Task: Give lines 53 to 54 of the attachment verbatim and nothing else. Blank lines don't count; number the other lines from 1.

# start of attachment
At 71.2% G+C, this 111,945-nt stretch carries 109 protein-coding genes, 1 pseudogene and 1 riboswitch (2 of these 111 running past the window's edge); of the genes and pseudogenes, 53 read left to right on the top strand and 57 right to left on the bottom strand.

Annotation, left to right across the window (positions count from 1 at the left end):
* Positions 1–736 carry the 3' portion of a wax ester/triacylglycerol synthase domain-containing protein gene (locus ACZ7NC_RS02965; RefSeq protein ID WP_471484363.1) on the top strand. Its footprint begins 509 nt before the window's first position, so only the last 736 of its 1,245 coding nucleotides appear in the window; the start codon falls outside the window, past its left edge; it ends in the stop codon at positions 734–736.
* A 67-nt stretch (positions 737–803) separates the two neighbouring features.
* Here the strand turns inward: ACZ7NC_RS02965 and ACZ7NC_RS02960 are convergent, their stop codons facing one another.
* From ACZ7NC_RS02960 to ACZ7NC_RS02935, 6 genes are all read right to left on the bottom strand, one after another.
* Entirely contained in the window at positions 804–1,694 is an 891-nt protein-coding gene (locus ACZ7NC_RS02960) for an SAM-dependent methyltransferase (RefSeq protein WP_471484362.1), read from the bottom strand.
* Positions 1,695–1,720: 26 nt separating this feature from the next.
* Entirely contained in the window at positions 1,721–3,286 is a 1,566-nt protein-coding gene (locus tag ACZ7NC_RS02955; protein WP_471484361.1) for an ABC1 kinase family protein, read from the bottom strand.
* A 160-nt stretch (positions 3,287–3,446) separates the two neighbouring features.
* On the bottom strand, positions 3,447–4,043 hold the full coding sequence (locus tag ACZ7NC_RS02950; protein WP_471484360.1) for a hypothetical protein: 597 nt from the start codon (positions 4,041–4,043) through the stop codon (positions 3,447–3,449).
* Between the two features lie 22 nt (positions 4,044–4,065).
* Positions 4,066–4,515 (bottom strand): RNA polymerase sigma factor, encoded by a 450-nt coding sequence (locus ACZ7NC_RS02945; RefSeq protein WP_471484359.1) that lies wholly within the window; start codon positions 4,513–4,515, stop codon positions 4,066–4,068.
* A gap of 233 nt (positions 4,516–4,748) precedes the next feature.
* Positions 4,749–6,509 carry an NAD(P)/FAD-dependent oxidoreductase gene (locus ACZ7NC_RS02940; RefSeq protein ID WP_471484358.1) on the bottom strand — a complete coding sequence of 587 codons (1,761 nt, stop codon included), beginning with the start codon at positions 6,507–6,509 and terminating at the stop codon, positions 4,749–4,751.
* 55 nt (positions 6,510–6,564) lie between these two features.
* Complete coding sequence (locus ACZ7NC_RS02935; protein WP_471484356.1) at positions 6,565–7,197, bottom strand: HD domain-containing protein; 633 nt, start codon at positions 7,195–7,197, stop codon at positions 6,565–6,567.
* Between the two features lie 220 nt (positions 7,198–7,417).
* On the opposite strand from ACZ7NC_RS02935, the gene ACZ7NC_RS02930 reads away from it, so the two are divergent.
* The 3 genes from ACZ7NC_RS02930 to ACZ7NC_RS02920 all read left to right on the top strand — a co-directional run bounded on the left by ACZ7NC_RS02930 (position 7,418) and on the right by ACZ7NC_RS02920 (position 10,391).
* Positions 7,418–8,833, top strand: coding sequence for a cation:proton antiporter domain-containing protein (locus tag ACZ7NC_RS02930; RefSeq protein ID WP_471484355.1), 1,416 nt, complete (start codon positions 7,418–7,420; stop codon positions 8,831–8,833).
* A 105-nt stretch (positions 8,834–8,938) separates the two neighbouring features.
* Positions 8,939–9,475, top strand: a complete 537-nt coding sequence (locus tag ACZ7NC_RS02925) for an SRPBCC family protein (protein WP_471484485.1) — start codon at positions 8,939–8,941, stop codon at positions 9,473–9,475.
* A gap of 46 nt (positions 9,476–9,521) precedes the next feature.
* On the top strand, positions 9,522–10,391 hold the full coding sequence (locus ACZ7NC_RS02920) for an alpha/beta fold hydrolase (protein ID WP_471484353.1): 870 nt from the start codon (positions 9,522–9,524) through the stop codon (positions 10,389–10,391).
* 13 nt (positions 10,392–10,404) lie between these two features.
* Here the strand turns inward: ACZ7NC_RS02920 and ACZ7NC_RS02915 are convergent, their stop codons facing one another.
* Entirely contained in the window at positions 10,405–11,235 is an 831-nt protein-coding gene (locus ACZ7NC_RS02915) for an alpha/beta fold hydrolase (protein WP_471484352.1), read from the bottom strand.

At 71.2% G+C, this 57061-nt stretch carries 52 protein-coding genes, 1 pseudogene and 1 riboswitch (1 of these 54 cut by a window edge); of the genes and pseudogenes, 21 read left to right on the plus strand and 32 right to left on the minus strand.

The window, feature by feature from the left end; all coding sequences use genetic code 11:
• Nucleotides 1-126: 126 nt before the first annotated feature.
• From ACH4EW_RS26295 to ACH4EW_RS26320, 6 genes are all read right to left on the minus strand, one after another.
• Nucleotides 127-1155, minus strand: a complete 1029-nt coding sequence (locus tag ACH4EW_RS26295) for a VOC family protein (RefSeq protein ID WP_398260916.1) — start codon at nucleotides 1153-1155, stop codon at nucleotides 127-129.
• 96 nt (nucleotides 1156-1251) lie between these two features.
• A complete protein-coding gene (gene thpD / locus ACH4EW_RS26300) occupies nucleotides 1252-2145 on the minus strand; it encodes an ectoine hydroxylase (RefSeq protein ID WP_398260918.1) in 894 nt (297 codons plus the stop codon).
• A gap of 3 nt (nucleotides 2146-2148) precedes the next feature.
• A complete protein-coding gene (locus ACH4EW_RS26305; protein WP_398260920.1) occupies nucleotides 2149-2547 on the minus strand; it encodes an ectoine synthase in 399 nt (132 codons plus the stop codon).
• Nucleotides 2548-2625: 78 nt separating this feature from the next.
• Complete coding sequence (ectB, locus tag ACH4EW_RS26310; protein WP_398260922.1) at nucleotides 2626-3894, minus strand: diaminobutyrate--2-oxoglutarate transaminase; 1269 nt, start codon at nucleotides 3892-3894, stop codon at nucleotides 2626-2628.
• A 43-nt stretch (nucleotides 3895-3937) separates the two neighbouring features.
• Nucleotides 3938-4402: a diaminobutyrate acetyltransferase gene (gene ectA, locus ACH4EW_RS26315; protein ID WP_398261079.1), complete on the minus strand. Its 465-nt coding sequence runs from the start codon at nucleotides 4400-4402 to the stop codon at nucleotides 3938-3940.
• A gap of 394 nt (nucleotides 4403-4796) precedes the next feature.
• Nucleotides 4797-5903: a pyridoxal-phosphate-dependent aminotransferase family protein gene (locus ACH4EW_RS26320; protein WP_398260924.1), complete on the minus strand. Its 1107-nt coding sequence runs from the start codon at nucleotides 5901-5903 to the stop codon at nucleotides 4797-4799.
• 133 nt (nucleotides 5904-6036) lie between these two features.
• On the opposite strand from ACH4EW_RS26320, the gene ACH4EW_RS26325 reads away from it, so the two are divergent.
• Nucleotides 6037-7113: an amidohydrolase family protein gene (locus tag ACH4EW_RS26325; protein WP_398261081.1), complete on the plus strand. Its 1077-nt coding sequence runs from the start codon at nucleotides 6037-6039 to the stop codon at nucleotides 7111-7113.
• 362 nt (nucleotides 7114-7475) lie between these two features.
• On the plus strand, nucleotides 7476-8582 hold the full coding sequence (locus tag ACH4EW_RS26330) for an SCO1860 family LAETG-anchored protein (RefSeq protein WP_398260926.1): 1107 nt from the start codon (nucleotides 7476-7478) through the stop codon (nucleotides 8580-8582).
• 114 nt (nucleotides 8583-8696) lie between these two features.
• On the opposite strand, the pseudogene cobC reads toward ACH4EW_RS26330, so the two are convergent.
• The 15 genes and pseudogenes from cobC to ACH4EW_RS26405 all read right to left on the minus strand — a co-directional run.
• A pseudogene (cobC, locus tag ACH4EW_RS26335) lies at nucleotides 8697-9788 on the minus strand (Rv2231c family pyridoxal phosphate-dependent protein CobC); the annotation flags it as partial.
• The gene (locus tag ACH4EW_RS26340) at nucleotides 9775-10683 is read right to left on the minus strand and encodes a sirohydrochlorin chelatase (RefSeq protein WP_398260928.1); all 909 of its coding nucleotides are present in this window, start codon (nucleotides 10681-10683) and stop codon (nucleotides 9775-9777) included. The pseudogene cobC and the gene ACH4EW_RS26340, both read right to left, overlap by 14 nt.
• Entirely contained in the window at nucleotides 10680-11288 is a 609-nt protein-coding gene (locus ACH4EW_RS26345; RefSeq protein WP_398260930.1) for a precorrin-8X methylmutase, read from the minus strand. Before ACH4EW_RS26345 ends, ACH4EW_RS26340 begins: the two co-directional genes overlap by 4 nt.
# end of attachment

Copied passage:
• The gene (locus tag ACH4EW_RS26340) at nucleotides 9775-10683 is read right to left on the minus strand and encodes a sirohydrochlorin chelatase (RefSeq protein WP_398260928.1); all 909 of its coding nucleotides are present in this window, start codon (nucleotides 10681-10683) and stop codon (nucleotides 9775-9777) included. The pseudogene cobC and the gene ACH4EW_RS26340, both read right to left, overlap by 14 nt.
• Entirely contained in the window at nucleotides 10680-11288 is a 609-nt protein-coding gene (locus ACH4EW_RS26345; RefSeq protein WP_398260930.1) for a precorrin-8X methylmutase, read from the minus strand. Before ACH4EW_RS26345 ends, ACH4EW_RS26340 begins: the two co-directional genes overlap by 4 nt.